the question is whether to try to use a 64bit native operating system with your new cpu.
there doesn't yet seem to be much reason to do so.
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ChrisB257
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« Reply #2 on: January 18, 2008, 06:14:45 PM »

Hi - noob here .......... the thing I'd be concerned about is software compatibility .... seeing as when from back in the old days of my old DX4-66 I ran any and all 16 bit app's just fine.  Over time and by time I got up to P4 and XP etc ... one of my fave old app's (Autosketch v2) ...... no go.

So - just thinking ahead as to whether 64 bit will limit any current app's.
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mwb1100
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« Reply #3 on: January 18, 2008, 06:34:43 PM »

As Mouser said - you'd have to go out of your way to get a processor that was not 64-bit capable.  In my opinion, unless you know you need the large amount of memory that 64-bit enables, or you want to be on the technology cutting edge there's no reason to install a 64-bit OS.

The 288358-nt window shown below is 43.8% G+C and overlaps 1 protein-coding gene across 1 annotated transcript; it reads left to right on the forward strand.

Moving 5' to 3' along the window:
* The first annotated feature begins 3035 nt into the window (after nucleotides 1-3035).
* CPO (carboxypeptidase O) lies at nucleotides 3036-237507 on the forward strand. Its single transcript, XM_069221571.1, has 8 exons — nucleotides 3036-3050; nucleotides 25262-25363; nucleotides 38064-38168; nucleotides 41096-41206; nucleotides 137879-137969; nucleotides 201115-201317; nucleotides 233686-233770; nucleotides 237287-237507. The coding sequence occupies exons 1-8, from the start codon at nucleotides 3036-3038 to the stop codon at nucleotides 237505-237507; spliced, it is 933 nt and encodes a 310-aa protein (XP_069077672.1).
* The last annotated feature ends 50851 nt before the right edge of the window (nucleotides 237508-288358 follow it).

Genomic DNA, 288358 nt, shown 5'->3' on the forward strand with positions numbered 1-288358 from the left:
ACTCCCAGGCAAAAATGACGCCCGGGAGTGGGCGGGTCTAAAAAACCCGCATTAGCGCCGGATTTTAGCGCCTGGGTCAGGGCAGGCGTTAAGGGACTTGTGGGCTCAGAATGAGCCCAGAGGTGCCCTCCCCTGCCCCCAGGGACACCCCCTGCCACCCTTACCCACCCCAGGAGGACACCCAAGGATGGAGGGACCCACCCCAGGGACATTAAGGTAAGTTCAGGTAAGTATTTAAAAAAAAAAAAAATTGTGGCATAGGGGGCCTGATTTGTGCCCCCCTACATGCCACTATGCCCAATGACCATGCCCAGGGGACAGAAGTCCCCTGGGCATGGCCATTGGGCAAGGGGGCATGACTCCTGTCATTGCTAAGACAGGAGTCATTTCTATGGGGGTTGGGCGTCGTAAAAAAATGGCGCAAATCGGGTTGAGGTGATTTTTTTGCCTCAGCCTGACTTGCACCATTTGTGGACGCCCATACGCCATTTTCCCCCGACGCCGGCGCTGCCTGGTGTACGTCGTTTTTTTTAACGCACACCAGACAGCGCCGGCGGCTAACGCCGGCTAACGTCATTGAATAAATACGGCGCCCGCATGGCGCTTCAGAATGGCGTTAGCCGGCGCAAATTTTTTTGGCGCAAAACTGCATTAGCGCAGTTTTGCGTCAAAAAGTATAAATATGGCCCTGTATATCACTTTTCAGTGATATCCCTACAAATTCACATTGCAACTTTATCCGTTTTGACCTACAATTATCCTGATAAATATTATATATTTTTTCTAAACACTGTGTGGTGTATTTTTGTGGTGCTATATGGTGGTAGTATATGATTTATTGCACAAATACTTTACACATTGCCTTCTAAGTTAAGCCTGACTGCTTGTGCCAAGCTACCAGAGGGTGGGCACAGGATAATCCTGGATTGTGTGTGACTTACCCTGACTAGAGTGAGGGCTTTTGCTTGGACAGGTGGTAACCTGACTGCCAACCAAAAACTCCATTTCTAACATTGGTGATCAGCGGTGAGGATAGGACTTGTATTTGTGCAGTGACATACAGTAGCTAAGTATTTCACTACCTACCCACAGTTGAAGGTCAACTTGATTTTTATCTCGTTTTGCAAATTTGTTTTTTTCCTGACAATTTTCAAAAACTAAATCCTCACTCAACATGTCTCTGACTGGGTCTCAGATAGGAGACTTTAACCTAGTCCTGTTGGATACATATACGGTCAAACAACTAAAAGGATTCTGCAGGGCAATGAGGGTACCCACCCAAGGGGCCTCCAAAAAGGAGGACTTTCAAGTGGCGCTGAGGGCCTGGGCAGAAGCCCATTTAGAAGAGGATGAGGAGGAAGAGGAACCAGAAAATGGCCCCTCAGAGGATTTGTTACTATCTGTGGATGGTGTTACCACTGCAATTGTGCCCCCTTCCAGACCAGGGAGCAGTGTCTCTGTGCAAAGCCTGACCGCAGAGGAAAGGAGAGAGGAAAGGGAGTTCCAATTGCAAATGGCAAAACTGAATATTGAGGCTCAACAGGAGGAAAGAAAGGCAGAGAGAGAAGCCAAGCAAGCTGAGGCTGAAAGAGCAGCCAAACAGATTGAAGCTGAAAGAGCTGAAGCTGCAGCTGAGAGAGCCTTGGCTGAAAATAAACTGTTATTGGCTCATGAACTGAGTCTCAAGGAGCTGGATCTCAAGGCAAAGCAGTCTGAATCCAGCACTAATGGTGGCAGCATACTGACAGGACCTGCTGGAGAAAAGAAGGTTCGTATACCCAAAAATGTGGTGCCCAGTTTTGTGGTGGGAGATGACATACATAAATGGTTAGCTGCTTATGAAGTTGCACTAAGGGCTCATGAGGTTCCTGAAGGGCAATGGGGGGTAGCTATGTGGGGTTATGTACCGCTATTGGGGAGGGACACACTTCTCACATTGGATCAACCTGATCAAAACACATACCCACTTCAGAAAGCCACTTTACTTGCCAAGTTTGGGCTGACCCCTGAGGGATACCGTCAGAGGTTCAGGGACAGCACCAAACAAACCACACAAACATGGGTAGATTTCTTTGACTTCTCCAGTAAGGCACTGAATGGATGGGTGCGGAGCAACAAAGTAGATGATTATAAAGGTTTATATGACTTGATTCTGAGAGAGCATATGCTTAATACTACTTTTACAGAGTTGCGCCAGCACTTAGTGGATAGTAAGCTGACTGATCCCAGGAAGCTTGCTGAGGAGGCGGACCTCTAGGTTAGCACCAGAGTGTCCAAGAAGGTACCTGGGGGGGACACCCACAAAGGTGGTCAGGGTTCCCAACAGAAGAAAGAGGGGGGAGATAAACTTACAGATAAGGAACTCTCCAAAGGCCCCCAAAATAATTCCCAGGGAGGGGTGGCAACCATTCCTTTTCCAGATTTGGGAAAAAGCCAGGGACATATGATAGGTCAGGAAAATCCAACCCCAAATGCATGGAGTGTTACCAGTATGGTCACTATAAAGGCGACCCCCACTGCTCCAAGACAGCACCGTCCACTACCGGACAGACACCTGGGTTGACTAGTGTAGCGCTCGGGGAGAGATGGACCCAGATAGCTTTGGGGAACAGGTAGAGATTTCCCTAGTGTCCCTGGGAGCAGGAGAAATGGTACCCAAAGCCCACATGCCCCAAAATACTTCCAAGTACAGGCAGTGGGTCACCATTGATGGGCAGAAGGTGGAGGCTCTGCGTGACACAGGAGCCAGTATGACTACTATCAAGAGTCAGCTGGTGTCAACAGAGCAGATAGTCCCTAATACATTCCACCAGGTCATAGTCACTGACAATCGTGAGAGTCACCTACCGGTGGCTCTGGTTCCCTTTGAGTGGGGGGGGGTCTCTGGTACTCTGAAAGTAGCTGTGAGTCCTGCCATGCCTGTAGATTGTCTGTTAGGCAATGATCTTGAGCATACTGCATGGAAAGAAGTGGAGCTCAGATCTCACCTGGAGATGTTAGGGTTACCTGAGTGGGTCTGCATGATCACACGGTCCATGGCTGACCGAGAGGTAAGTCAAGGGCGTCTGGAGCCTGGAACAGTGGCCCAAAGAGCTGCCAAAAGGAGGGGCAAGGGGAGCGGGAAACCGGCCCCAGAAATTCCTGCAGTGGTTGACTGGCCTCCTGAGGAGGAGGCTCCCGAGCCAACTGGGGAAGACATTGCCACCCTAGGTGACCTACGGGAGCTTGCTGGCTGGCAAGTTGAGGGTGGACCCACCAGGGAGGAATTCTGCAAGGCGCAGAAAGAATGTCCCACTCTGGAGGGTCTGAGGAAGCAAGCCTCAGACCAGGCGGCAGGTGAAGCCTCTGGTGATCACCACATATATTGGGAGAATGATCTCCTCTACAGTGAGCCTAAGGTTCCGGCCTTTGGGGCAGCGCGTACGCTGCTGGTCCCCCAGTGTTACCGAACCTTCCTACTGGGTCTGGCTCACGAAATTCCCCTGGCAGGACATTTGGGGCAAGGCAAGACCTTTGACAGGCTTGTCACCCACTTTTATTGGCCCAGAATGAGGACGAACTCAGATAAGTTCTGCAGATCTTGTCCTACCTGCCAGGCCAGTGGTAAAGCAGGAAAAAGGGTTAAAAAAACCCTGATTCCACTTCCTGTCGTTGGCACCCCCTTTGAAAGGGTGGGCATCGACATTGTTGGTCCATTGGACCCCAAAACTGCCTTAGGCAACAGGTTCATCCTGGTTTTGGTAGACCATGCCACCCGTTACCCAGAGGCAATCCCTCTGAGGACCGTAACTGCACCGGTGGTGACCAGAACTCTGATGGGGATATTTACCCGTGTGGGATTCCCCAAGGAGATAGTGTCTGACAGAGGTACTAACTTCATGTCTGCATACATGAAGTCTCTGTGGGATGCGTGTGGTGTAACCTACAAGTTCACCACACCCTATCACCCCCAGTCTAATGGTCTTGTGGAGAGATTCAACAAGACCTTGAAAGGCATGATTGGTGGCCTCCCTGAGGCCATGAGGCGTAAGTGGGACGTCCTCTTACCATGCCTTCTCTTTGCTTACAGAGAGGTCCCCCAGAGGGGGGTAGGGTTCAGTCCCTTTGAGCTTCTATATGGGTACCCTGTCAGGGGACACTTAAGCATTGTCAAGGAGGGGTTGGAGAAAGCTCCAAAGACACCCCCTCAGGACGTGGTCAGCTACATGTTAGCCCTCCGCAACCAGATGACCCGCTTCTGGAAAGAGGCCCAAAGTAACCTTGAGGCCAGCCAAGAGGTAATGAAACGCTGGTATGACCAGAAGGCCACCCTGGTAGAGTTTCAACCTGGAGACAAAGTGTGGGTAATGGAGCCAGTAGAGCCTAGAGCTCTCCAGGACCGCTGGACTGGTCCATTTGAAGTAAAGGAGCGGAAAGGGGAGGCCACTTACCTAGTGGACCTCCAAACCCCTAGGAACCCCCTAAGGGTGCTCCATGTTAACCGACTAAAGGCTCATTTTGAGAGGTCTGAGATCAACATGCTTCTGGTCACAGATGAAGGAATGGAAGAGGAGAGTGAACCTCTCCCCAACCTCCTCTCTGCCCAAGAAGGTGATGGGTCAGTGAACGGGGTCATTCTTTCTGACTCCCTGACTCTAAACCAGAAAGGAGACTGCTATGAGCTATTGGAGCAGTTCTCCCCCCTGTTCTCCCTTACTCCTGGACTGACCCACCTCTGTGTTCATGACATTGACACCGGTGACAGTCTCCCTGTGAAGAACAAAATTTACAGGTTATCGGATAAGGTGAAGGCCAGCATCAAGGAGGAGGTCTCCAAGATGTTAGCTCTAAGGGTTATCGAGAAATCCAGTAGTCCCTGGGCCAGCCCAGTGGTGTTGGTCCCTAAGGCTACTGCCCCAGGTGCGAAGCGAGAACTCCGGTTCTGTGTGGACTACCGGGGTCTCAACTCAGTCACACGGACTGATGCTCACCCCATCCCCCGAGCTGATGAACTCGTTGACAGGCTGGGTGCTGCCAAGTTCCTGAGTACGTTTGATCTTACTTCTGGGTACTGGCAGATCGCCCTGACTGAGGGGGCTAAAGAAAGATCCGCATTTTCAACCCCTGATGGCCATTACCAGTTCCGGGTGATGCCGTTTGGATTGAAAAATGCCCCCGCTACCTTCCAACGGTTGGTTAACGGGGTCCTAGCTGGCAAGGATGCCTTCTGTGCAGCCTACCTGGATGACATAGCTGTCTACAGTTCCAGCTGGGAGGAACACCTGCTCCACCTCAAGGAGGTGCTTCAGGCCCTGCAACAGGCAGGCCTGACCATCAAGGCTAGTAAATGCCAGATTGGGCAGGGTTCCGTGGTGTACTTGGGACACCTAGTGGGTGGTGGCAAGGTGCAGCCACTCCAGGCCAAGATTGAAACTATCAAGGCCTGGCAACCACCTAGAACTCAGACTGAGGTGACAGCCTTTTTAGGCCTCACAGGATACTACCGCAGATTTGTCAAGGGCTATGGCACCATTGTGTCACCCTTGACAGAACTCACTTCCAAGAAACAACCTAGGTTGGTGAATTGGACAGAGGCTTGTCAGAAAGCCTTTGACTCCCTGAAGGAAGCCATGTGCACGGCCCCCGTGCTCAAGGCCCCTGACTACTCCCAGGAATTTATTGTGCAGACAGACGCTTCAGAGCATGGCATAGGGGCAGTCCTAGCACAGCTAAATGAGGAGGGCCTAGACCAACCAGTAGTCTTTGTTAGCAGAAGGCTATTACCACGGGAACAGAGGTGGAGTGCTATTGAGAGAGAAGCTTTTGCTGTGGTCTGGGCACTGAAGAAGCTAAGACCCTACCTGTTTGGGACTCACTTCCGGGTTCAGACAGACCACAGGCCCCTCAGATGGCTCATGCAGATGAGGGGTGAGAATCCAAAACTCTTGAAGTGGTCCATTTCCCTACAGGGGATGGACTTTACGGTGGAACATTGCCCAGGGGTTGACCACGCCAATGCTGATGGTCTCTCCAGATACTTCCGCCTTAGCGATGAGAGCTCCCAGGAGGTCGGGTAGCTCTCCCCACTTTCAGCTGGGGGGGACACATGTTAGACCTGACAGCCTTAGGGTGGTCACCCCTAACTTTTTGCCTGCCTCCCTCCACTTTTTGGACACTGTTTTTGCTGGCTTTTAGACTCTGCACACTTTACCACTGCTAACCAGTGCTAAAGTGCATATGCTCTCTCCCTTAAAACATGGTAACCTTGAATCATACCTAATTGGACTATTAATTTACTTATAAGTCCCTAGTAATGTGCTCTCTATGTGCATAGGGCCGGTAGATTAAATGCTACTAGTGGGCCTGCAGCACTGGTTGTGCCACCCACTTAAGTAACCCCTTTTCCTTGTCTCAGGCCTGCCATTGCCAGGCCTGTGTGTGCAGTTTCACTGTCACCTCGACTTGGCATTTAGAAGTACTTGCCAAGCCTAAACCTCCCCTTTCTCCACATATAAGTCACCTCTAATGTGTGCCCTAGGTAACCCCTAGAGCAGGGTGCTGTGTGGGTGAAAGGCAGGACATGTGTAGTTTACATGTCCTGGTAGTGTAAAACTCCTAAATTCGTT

However, dual-core is definitely worth it.
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Carol Haynes
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« Reply #4 on: January 18, 2008, 06:39:21 PM »

Don't think there are backward compatability issues with 64 bit CPUs at least none that I have noticed (you can still install 32 bit OSes, not sure about 16 bits OSes though).

There are two huge advantage to using 64 bit CPUs -

  • you can buy them easily
  • they will be a lot cheaper than 32 bit CPUs (even if you can find any)

Realistically are there any motherboards still available out there that still support 32 bit CPUs? You may find the odd one left over in a shop or in a sale online but you will be hard pressed to find any that are still being made.
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justice
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« Reply #5 on: January 18, 2008, 06:41:27 PM »